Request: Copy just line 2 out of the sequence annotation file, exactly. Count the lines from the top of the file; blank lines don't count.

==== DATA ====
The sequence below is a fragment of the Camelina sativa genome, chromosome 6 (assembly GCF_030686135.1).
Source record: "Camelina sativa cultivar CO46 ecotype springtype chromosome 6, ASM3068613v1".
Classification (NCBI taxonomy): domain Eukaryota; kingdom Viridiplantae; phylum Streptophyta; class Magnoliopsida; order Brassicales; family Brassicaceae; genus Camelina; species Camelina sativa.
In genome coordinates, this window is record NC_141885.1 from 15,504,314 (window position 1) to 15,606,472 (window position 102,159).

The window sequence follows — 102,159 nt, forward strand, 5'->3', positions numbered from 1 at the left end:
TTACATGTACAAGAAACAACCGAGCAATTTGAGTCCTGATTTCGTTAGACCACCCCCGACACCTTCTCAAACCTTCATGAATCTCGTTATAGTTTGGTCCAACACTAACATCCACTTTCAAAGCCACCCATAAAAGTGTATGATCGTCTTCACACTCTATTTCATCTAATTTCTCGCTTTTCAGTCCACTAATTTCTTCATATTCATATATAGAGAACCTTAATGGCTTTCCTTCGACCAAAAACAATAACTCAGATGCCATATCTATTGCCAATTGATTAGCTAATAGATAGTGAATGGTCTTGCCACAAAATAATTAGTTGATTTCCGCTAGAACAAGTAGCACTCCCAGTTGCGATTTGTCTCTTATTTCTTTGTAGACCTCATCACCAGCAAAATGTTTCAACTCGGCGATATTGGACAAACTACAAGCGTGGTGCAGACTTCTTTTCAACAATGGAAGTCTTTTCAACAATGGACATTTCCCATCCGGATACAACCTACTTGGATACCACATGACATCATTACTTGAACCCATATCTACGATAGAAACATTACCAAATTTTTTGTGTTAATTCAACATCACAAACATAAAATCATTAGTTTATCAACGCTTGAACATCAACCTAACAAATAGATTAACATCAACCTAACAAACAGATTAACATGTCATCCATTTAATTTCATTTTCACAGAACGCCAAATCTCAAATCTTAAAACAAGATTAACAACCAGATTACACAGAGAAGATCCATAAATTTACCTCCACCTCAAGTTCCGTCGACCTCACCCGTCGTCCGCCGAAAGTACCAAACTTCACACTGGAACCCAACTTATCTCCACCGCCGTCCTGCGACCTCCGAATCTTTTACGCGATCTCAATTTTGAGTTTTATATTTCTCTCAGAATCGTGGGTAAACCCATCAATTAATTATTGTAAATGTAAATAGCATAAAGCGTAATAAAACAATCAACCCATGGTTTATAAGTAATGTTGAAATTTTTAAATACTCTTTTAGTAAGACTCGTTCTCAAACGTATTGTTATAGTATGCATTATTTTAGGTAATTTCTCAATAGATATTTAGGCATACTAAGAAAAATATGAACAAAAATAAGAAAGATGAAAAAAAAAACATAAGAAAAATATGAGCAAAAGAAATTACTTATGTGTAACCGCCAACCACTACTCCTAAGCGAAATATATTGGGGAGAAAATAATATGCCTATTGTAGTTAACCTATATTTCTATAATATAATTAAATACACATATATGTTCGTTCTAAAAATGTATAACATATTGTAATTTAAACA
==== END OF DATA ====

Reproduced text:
Source record: "Camelina sativa cultivar CO46 ecotype springtype chromosome 6, ASM3068613v1".